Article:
Pressure differential sensors are also preferably located, redundantly, a number of different areas. These include within the thermal shield below the ceiling 140, outside the thermal shield below the ceiling 140, at different locations in the gap between the ceiling 140 and the actual ceiling 150 (spaced at intervals of between 2-4 feet), at various locations within the cold aisle ducts 310, particularly a header plenum that has a main cold air area to which many of the different condenser units connect, shown best along 310-I in FIG. 5B2 and then distribute cool air to the cooling ducts 310 that form the cold aisles. This allows for sensing of the pressure at various locations, and in particular within the hot air containment chamber 210, outside the hot air containment chamber 210 above the cabinets 110, within the gap between the false ceiling and the actual ceiling 150, and within the cold aisle ducts. This allows for modification of the air handing units 800/900 by the control system 1100. Overall pressure control between the hot air containment chamber 210, the cold aisle, and the gap between the ceiling 140 and the actual ceiling 150 is achieved by adjusting the air handling units 800/900 so that the pressure is maintained in these different areas within a predetermined range of each other, for example. This also allows for running the facility at a positive pressure differential when outside air is used, at ranges of 1% to 6%, such that as in essence the building breathes out.

Airflow sensors are also preferably located in each of the areas where the pressure differential sensors are noted as being required, in order to ensure that the airflow is stable, as amounts of airflow that are too great, just as pressure differentials that are too great, can adversely affect the electronic equipment.

Areas where these differentials occur the most in the embodiments described herein are at the barrier caused by the thermal shield 400 within each cabinet cluster 590, between the ceiling 140 and the gap thereover, since heated air from each of the different hot aisle areas 210, associated with each cabinet cluster 590, vent to this large gap area.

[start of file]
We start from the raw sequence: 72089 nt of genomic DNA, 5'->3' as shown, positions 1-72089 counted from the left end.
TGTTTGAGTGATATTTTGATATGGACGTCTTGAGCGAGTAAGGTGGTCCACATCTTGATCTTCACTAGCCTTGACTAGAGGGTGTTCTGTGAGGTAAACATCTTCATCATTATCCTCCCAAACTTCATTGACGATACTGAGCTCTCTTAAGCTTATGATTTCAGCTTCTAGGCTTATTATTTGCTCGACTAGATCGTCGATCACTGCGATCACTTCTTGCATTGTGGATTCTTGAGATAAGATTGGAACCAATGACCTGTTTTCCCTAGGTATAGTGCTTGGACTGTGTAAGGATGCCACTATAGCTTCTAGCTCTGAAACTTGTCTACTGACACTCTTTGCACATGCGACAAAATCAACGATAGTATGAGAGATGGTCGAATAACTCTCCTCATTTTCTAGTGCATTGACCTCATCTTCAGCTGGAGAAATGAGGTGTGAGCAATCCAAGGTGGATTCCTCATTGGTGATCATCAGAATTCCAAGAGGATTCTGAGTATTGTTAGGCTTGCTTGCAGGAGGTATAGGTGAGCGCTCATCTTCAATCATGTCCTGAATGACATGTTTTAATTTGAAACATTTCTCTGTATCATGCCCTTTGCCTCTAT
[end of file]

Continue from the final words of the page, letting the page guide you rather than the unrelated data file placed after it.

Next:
Signals from these sensors, as shown by Temperature, Pressure Differential, Airflow, and Humidity Sensor Control and input/output (I/O) signals block 1310 can then be used to provide damper actuator control 1320, VFD fan control and I/O signals 1330, evaporator control and I/O signals 1340, condenser control and I/O signals 1350, evaporator control and I/O signals 1360, and optionally chiller control and I/O signals 1370. Within the Damper actuator control block is included the dampers associated with the cold aisle ducts, which dampers can be automatically adjusted to fully open, fully closed, or in-between amounts based upon sensing of the current conditions, as described previously.

Still furthermore, the AHU/PCS computer 1100 also monitors power consumption and power production, depending on the devices, to assess overall power usage. As such, electrical energy monitor sensors within the RPP 180 are operated upon by the RPP control and I/O signals block 1410, and provide an indication of the power usage of the electronics devices in the cabinets 110. The PDU 598 is monitored, as is known, and operated upon by the PDU control and I/O signals block 1420. Power load control and I/O signals block 1430 provides monitoring of the transformers and uninterruptable power supplies within the distribution area 584. Backup generator control and I/O signals block 1440 is used for the control of the backup generator 594, whereas telecommunication control and I/O signals block 1450 is used for the control of the telecommunications equipment. Equipment load control and I/O signals block 1460 controls and monitors energy consumption of other equipment within the data center facility